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Hodges, J.K.; Hindle, J.E., 1988. Comparative aspects of steroid metabolism in rhinoceroses: implications for reproductive assessment: pp. 83-91, figs. 1-5

In: Dresser, B. et al. Proceedings of the 5th Internatioinal Conference on breeding endangered species in captivity. Cincinnati, Zoo and Botanical Garden: pp. i-xii, 1-722

Location: World
Subject: Reproduction - Management methods
Species: All Rhino Species

Original text on this topic:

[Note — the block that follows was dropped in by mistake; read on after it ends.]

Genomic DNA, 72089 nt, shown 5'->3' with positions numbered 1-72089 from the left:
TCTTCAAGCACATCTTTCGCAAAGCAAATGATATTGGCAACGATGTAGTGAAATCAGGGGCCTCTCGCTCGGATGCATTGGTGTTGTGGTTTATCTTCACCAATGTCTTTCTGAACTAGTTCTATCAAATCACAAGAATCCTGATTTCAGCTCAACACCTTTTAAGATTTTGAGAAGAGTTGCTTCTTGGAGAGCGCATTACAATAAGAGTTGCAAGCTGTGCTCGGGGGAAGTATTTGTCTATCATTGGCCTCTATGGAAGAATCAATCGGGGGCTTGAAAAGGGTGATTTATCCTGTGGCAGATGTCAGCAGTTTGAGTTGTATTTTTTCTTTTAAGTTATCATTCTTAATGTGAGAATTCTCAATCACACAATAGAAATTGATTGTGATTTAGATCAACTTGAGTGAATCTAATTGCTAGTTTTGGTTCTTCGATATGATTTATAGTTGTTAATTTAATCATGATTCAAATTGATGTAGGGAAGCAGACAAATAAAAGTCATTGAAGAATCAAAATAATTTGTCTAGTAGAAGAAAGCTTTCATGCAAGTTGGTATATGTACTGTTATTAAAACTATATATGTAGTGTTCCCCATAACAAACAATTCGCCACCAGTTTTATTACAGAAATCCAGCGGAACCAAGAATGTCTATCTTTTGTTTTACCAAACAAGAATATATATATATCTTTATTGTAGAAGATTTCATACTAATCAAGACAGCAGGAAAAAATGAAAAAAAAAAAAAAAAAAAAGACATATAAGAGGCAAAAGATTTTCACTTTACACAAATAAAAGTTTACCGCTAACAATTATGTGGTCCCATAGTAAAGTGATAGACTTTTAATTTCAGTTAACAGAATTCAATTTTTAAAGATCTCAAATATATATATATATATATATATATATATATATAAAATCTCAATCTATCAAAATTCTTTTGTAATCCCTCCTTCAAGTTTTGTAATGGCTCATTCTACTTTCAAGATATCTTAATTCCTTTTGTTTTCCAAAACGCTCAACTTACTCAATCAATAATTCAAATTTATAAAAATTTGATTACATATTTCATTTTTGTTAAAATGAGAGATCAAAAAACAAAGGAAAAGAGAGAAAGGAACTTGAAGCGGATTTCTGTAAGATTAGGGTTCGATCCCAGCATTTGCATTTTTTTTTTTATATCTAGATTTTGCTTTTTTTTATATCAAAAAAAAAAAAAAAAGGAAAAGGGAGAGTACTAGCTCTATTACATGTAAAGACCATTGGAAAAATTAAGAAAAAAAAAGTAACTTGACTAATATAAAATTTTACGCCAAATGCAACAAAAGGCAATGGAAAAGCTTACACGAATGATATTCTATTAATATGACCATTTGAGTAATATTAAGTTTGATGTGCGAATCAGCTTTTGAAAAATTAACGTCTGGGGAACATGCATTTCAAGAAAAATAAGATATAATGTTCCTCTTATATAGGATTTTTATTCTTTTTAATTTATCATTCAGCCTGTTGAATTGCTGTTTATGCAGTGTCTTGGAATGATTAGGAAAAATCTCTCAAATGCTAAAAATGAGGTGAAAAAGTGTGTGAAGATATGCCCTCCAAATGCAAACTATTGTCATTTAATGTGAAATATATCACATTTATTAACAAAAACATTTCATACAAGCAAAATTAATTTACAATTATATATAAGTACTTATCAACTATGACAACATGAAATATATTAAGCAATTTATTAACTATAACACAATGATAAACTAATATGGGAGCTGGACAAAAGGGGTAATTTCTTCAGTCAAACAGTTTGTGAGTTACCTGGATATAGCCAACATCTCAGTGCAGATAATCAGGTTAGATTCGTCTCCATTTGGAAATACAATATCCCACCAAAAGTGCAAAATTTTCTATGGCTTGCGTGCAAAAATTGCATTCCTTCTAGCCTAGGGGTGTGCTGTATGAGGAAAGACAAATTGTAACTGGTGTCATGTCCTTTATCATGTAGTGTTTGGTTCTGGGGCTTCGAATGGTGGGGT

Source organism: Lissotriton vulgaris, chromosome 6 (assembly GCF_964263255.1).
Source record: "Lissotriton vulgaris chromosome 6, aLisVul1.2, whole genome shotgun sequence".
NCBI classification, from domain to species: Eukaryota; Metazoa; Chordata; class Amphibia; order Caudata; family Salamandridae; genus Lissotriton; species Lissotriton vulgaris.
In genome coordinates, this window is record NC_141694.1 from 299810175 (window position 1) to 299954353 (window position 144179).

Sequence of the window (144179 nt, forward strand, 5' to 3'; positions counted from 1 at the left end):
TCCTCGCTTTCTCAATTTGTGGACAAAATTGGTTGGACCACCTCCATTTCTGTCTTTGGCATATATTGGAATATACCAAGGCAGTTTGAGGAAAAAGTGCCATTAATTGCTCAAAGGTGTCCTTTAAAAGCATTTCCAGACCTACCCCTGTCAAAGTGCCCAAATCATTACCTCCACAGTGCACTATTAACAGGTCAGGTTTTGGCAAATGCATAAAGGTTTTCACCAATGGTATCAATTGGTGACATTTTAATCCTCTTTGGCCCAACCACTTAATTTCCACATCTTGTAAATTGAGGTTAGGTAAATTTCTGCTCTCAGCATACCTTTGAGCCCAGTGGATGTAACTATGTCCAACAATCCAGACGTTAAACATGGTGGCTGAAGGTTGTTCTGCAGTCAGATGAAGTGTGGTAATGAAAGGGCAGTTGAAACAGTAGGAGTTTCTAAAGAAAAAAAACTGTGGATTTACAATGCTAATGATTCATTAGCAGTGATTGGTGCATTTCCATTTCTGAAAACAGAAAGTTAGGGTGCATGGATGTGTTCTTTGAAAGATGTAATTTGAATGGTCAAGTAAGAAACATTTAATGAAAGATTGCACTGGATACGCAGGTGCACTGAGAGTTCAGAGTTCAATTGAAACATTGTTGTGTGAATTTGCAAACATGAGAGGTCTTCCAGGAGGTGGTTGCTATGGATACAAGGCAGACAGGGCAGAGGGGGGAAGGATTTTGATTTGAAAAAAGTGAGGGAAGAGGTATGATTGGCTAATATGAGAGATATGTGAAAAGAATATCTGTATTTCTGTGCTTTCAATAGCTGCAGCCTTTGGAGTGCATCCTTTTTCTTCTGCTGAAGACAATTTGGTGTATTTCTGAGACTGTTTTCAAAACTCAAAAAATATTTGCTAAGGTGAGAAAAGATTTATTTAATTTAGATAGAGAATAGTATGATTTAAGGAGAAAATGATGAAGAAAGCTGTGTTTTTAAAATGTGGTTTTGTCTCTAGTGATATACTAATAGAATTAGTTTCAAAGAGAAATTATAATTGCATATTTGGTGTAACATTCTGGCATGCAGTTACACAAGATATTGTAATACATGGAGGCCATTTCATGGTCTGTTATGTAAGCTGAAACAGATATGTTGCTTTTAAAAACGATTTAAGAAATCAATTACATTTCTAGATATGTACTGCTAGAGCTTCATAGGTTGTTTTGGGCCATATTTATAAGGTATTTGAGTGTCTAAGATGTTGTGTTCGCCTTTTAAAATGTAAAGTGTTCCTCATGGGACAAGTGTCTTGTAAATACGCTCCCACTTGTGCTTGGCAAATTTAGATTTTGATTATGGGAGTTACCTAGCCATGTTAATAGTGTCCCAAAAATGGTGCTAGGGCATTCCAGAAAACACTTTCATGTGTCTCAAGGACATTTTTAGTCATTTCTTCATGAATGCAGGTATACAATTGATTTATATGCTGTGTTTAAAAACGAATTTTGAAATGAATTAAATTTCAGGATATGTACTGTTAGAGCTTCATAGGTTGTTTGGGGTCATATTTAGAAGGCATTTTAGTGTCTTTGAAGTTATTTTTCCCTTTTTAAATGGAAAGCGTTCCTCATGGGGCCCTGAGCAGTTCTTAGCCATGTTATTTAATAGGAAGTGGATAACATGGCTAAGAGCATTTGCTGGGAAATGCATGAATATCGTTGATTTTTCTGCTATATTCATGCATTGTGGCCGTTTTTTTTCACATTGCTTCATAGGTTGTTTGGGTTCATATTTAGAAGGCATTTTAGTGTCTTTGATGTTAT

Steroid metabolism in different species. The reasons for the poor breeding record in captivity are unclear, but undoubtedly one of the main contributing factors is the lack of understanding of the reproductive biology of rhinoceros and of the factors required for successful reproduction. Virtually nothing is known about the reproductive physiology of these species and yet the application of artificial breeding techniques, such as artificial insemination and embryo transfer which may well become a necessary part of captive management of rhinoceros in the near future, is critically dependent on such knowledge and on accurate and reliable methods for assessing reproductive status. In recent years, the development of improved methods for urinary hormone analysis has been extremely valuable in providing a practical and non-invasive approach to monitoring reproductive function in exotic mammals. Assays for urinary oestrone conjugates and pregnanediol glucuronide (PdG) are now well established and have been used successfully in the detection of ovulation and pregnancy in a wide range of species (see Lasley, 1985; Hodges, 1985; Hodges and Green, 1989 for references). Application of these techniques to reproductive assessment in rhinoceroses, however, has so far met with limited success (Kasman et al, 1986; Ramsay et al 1987).